Suicide Squad: Kill the Justice League – Review Roundup

Here's what the critics are saying about Suicide Squad: Kill the Justice League.
suicide squad kill the justice league

Suicide Squad: Kill the Justice League reviews are currently scarce, as review codes were distributed fairly late by publisher Warner Bros. Games, but despite this, there are some critics who’ve already managed to play through the game’s main campaign, and share their thoughts online. Early word, as we’re reading it, is largely positive – with particular praise for its graphics and its ambitious story.

The ever-reliable folks at VGC have one of the first scored reviews of the game, with a generous four stars given by critic, Jordan Middler. While Middler acknowledged a repetition in the game’s many missions, he found Suicide Squad: Kill the Justice League very enjoyable thanks to an “excellent” story and an “industry leading” level of graphical quality.

“The mission repetitiveness and the strange decisions around loot are definite downsides, but this is not the story of a once-great single-player studio being destroyed by live-service guff we feared,” Middler said. “The writing is great, and the humour (if you have room left in your life for banter) is enjoyable. The game is absolutely gorgeous, with facial animations that are as good,  if not better, than literally anything else on console to date.”

Read: Warner Bros. wants to make more live service games

“The live service elements that remain are a shame, but otherwise Suicide Squad: Kill the Justice League is an enjoyable and worthwhile experience that brings Rocksteady’s Arkhamverse to a close in style.”

IGN‘s review-in-progress contained similar themes. Reviewer Simon Cardy also remarked on the game’s repetitive level design, but enjoyed the game’s combat and “interesting” story well enough. He particularly noted the game’s quality storytelling harkens back to the “glory days” of Rocksteady’s Arkham franchise.

“That’s in no small part thanks to the phenomenal character design work and scriptwriting that brings each member of the cast to life as they successfully banter along that tightrope-thin line between charming and insufferable,” Cardy said.

He also praised the voice work behind the game (including the talents of the late Kevin Conroy, Tara Strong, and AEW’s Samoa Joe) and the depiction of its main cast of characters.

Push Square critic Aaron Bayne was slightly less enthusiastic about Suicide Squad: Kill the Justice League, with much of his review focusing on pacing in the main story – although he did enjoy the game’s approach to combat and traversal, as well as its smooth performance.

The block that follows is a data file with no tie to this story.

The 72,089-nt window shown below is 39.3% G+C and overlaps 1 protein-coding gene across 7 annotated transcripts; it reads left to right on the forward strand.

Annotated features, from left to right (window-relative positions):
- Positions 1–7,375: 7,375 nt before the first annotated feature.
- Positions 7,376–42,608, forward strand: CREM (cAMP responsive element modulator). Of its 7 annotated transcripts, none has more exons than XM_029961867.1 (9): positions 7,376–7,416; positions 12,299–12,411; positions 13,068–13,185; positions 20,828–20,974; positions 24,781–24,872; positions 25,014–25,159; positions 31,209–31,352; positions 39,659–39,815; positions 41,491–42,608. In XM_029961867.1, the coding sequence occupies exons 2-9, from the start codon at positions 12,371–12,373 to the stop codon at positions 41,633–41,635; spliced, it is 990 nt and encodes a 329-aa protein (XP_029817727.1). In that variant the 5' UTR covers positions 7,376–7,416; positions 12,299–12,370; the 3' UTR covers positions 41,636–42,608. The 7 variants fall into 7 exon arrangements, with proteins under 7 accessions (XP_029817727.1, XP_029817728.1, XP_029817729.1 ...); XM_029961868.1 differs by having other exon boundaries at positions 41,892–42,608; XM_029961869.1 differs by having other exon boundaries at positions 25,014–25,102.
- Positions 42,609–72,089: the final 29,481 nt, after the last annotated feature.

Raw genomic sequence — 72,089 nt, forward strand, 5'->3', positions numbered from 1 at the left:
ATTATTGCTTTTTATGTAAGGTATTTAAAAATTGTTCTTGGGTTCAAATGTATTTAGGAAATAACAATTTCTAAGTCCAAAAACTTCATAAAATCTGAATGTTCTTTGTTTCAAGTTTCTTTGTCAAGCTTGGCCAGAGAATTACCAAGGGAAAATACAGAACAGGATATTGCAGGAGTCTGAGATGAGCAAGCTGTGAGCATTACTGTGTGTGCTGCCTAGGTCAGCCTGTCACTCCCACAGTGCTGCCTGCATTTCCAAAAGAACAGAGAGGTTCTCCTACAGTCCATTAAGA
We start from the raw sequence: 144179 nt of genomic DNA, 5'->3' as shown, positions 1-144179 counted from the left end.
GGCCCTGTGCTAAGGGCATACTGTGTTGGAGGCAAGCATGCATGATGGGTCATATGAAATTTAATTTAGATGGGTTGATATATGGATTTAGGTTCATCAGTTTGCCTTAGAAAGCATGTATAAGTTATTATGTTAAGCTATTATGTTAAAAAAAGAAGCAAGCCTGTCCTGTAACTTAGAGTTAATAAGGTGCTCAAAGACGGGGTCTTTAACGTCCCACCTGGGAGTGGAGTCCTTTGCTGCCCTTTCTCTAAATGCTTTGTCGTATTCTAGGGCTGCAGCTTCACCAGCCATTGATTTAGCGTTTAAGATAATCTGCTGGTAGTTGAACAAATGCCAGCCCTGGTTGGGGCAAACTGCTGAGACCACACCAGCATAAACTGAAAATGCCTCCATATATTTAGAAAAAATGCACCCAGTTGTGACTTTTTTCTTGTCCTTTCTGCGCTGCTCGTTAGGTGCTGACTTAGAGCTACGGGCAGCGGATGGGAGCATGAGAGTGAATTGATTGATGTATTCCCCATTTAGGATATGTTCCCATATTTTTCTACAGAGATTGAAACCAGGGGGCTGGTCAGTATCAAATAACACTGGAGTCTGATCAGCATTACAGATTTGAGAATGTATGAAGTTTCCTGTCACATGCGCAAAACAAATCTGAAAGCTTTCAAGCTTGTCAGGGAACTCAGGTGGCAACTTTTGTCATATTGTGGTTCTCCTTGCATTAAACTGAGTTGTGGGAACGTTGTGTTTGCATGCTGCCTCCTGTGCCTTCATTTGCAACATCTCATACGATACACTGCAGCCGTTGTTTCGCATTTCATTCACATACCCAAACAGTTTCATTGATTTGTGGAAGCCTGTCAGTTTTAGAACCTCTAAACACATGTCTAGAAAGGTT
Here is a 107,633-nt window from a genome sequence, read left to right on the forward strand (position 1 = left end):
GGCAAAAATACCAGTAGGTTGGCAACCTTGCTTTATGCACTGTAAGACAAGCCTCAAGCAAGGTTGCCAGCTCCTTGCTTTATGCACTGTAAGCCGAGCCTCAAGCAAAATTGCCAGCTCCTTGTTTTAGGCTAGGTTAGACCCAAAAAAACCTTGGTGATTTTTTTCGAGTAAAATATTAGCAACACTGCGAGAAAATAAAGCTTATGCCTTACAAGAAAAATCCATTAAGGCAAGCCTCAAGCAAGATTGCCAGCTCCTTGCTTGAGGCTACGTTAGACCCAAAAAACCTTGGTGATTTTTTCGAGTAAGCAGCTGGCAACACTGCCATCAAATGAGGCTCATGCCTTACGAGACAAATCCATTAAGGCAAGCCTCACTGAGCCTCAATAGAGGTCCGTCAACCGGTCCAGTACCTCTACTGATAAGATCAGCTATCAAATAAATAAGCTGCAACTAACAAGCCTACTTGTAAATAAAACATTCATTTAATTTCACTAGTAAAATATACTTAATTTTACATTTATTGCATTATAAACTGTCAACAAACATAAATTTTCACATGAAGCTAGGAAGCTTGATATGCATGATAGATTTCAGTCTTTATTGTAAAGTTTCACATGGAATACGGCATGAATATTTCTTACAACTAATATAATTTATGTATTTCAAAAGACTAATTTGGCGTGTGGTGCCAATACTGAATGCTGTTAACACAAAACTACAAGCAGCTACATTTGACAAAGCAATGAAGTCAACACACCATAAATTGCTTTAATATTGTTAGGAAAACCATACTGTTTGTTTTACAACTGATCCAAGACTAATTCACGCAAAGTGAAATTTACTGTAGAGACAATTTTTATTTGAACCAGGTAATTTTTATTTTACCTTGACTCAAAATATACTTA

Suicide Squad: Kill The Justice League is a complicated game.” Bayne said. “That said, despite all of our complaints, we can’t deny that the game’s fun. The story lacks the payoff but remains engaging throughout, the traversal-tinged combat is genuinely fantastic, it’s a blast to play with friends, it’s one of the best looking games on PS5, it runs like an absolute dream, and, as far as live-service games go, it’s shaping up to be a meaty and generous offering.”

NME shared similar thoughts, with critic Echo Apsey praising the game’s story and well-timed jokes, while also flagging gear collection, repetitive missions, and the game’s live service elements as disappointments.

“A fantastic campaign is hindered by repetitive missions that feel like they have stumbled out of 2010, uninspired upgrades, and an open world that feels bare despite it being fun to fight in,” Apsey wrote. ” It all feels rather incongruent and right now Suicide Squad: Kill The Justice League’s directionless structure feels too close to Task Force X’s own dynamic – entertaining yet jumbled.”

Stay tuned for the GamesHub review of Suicide Squad: Kill the Justice League.

Leah J. Williams is a gaming and entertainment journalist who's spent years writing about the games industry, her love for The Sims 2 on Nintendo DS and every piece of weird history she knows. You can find her tweeting @legenette most days.